Internet of Things is referred to as IoT. It refers to any additional “smart device” that connects to the internet. Everything from your streaming stick to your smart refrigerator can be an IoT device in your home. Alexa voice assistants and smart baby monitors are examples of IoT.
There are increasingly more internet-connected devices in homes. Over the past ten years, it has exponentially increased. A little reflection and we realize how many we use personally, thermostats to Alexa! Nowadays, a typical home has 10.37 internet-connected devices. Over half of those are made up of PCs and mobile devices, with IoT devices making up the remainder.
Over the past couple of years, there has also been another change. The rise in remote and hybrid work has put technology on the fast track. The pandemic led to a significant change in how we work, upending the conventional office paradigm. Several years later and we are still finding balance between working remote and onsite, with many leaning to remaining remote.
Today, many businesses all over the world have made working remotely the norm. The security of all those IoT devices has come under closer scrutiny as a result of this. They currently share a Wi-Fi network with devices and data used for business. It doesn’t take a rocket scientist to calculate the potential security risk in shared Wi-Fi.
Here are two ominous figures that highlight the problem with IoT security:
- IoT cyberattacks increased 135% during the first six months of 2021 compared to the previous year.
- IoT devices are thought to be involved in more than 25% of cyberattacks against businesses.
IoT devices are used by hackers to access computers and smartphones.
Any other device on a network is at risk from smart devices. Usually, they are simpler to breach. As a result, hackers will use them as a way in to more delicate equipment.
The shopping list that is saved in your smart refrigerator might not be important to a criminal. But finding out what other devices are connected to the same network, will make it an easy breach into the IoT device.
Sharing and permissions, which are frequently present on home networks, can then be used by the hacker. They can use these to access your mobile or work computer. These gadgets have access to sensitive information and important data.
Why are Internet of Things (IoT) devices less secure than laptops and smartphones?
Here are some of the causes:
- Antivirus and anti-malware features are typically absent.
- IoT device users frequently don’t perform routine updates.
- They have simple interfaces that can conceal a device breach.
- The default username and password for a device are frequently left unchanged.
- IoT devices are easier to hack when their settings are shared.
- IoT should be on a separate Wi-Fi network to increase security.
A guest network for all IoT devices is just smart!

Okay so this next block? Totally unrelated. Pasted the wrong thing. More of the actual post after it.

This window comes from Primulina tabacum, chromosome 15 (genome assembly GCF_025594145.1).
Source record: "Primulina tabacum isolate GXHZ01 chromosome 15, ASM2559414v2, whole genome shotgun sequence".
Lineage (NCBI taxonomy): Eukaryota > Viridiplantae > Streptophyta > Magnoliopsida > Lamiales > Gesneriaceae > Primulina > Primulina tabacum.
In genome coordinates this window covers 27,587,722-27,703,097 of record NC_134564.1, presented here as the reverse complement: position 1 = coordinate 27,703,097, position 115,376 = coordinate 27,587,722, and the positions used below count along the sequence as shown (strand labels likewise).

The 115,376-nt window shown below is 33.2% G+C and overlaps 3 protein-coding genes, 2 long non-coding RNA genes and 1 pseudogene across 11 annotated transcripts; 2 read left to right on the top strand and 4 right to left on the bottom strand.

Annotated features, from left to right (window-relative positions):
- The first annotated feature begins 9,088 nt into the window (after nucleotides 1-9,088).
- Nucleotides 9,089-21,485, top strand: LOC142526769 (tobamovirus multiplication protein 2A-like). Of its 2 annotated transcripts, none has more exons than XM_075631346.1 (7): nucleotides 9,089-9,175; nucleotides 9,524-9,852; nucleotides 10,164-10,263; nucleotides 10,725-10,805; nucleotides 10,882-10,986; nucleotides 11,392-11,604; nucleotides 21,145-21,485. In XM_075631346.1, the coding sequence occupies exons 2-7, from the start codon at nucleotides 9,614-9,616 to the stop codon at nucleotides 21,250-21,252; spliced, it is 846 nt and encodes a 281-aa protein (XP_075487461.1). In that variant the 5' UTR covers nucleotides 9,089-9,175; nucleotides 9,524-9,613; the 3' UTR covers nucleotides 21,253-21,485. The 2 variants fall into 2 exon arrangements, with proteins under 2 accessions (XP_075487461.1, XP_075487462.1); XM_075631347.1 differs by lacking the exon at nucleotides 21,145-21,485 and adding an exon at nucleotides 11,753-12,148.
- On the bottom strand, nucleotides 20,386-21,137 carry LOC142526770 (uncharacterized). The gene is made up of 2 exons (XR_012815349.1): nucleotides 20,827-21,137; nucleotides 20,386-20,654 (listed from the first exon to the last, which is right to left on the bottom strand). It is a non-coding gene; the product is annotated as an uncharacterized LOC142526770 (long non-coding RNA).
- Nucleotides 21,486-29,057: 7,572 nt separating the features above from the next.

Almost all “modern” routers will be able to create a “guest network”, which is a second Wi-Fi network. When you connect to Wi-Fi, this appears as a different Wi-Fi that a device can use to access the internet.
You can increase security by connecting all of your IoT devices to a different network.
By destroying that bridge, you prevent hackers from moving from one IoT device to another on the same network. Those that contain sensitive information, for instance (computers and mobile devices).
In actuality, a hacker cannot see everything if you separate those two (IoT devices and sensitive-information devices). They won’t be able to tell you have a PC or smartphone if they hack one of your smart devices. They are on the other network, which explains why.
Utilizing this layer of security is crucial.
It can be beneficial whether you work from home or use your computer for banking and budgeting at home. Access to online banking or personal information can typically be found on all PCs and smartphones.
The procedures for separating your IoT devices are listed below.
(Note: We’d be happy to handle all of these steps for you if you’d prefer to have this done by us.) www.pctronics.us
Step 1: Log into the router.
Step 2: Go to Wi-Fi settings, where you can set up a guest network. Each router will handle this differently, so you might need to consult an online help page.
Step 3: Configure the guest network in accordance with the router’s instructions. Use a strong password, please.
Step 4: Change the network’s current password. This prevents IoT devices from connecting to it on their own.
Step 5: Join the new guest network with all of your home’s IoT devices.
Step 6: Re-join the existing network with your sensitive devices (computers, smartphones). Apply the fresh password.
Make sure to connect any new devices you add to your home network to the correct network as you do so. As a result, the security layer remains functional.
One more piece of advice:
- Avoid giving your Wi-Fi networks descriptive names. The term “IoT network” as well as your name, address, and router model name fall under this category.
It’s best to use names that won’t reveal sensitive information to hackers that they can exploit.
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